Administrative Law 181
Origins and Growth of Administrative Agencies 181
Legislative Function of Administrative Agencies 183
Investigatory and Enforcement Function
of Administrative Agencies 183
Judicial Function of Administrative Agencies 183
Administrative Law and Corporate Crime 184
Recent Responses to Corporate Crime 185
Environmental Law 188
The Development of Environmental Laws and Regulations 188
Enforcement of Environmental Laws 189
Environmental Crime 190
Summary 192
Discussion Questions 193
References 193
Cases Cited 195
Introduction 196
What Is Juvenile Delinquency? 197
The Extent of Delinquency 197
Developmental Factors and Juvenile Delinquency 199
History and Philosophy of Juvenile Justice 200
Institutional Control 201
Childhood in the United States 202
The Child Savers 204
The Beginning of the Juvenile Courts 204
Juvenile Waiver to Criminal Court 206
Extending Due Process to Juveniles 207
Kent v. United States 208
In re Gault 209
In re Winship 210
McKeiver v. Pennsylvania 210
Breed v. Jones 211
Schall v. Martin 211
Graham v. Florida 212
Miller v. Alabama 212
The Juvenile Death Penalty 212
Eroding the Distinction Between Adult
and Juvenile Court Systems 215
Restorative Justice 216
Summary 218
Discussion Questions 219
References 220
Cases Cited 222
Introduction 224
What Is Social Control? 224
A Typology of Social Control 224
The Law as a Social Control Mechanism 226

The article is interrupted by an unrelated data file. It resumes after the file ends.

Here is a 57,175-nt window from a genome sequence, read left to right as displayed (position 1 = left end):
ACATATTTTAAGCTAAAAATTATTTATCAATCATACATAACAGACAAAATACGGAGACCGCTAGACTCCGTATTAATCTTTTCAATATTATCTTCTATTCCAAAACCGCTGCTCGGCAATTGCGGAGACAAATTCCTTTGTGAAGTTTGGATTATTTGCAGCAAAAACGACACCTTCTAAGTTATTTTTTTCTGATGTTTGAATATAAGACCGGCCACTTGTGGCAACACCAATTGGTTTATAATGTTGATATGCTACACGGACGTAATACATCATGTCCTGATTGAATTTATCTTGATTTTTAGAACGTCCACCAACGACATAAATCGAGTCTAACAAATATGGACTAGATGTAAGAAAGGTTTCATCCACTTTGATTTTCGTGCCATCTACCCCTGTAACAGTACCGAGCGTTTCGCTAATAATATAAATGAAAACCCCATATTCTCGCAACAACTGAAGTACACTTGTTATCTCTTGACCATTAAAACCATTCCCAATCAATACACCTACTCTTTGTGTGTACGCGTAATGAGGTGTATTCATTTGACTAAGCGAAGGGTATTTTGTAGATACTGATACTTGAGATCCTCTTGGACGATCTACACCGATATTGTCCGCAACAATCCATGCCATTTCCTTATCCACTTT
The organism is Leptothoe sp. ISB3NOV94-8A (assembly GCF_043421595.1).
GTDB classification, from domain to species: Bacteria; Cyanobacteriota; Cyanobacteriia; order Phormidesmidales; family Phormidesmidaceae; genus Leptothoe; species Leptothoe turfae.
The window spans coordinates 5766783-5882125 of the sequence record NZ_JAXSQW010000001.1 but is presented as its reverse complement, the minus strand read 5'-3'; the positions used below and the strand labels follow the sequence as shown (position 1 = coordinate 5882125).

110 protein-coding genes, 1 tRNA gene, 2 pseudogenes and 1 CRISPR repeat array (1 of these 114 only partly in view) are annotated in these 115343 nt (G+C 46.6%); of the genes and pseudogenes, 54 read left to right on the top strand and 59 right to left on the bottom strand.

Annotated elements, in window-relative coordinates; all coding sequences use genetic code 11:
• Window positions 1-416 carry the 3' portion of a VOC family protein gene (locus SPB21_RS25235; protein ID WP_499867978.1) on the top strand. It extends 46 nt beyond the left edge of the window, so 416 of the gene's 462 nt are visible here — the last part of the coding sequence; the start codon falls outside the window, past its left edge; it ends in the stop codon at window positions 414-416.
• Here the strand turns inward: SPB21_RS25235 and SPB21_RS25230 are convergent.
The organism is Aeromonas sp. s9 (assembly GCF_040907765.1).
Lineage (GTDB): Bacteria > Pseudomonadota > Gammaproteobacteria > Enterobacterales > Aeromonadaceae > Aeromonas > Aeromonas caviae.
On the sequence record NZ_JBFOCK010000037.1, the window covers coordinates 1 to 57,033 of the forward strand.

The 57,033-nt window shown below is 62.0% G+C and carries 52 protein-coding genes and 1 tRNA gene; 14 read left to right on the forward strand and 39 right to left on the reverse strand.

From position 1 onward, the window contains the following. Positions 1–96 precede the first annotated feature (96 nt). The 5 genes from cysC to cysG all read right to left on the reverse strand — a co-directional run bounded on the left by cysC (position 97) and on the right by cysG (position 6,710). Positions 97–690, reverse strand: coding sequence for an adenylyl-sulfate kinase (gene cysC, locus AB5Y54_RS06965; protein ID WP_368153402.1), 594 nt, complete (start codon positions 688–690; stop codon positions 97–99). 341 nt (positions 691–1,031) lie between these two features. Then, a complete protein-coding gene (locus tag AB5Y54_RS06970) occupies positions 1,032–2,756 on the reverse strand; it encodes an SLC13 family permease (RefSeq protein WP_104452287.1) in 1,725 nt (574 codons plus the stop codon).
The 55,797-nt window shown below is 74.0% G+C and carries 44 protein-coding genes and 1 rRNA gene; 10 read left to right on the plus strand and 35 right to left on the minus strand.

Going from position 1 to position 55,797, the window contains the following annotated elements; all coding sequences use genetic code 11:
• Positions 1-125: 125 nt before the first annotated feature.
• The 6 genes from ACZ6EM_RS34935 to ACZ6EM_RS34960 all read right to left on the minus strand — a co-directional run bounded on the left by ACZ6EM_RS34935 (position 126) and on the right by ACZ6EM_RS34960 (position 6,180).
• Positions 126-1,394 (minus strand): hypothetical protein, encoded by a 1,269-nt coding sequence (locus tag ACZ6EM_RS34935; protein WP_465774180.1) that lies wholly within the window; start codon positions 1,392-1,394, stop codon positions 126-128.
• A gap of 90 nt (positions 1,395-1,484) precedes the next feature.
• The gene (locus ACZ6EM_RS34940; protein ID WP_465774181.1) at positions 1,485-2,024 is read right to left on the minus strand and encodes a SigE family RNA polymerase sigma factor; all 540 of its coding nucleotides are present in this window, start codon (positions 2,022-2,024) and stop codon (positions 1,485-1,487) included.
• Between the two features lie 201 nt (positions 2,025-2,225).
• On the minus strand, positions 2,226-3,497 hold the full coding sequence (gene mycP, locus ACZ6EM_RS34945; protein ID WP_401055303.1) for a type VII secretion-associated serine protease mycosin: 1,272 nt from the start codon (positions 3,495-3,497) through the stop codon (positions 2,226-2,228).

Punishment and Deterrence 226
Other Philosophies of Punishment 229
Black's Styles of Social Control 230
Social Control and the Criminal Justice System 232
Is the United States Soft on Crime? 232
Plea Bargaining 234
The Death Penalty Debate 235
Arguments Against the Death Penalty 237
Arguments Favoring the Death Penalty 238
The Law and Social Control of Political Dissent 240
Therapeutic Social Control: Law and Psychiatry 244
"No Taxation Without Representation!":
A Case of Judicial Social Control 246
Summary 248
Discussion Questions 249
References 250
Cases Cited 252
Introduction 254
What Is a Vice Crime? 254
Homosexuality and Sodomy 257
The Law and Gay Rights Versus Religious Liberty 259
The Concept of "Compelling Government Interest" 260
Can the Rights of Both Gays and Religious Dissenters
Be Protected? 263
Prostitution and Commercialized Vice 266
Should Prostitution Be Decriminalized/Legalized? 268
Pornography/Obscenity 270
Abortion 273
Alcohol and Illicit Drugs 278
Taming the Beast in the Bottle 279
Illicit Drugs 280
The Future of Drug Regulation 282
Summary 283
Discussion Questions 285
References 285
Cases Cited 289
Introduction 291
What Is Social Change? 291
The Law as a Cause of Social Change 292
Social Movements, the Law, and Social Change 293
British Law and the American Revolution 295
Law and Social Engineering in the Former USSR 297
The US Supreme Court and Social Change 299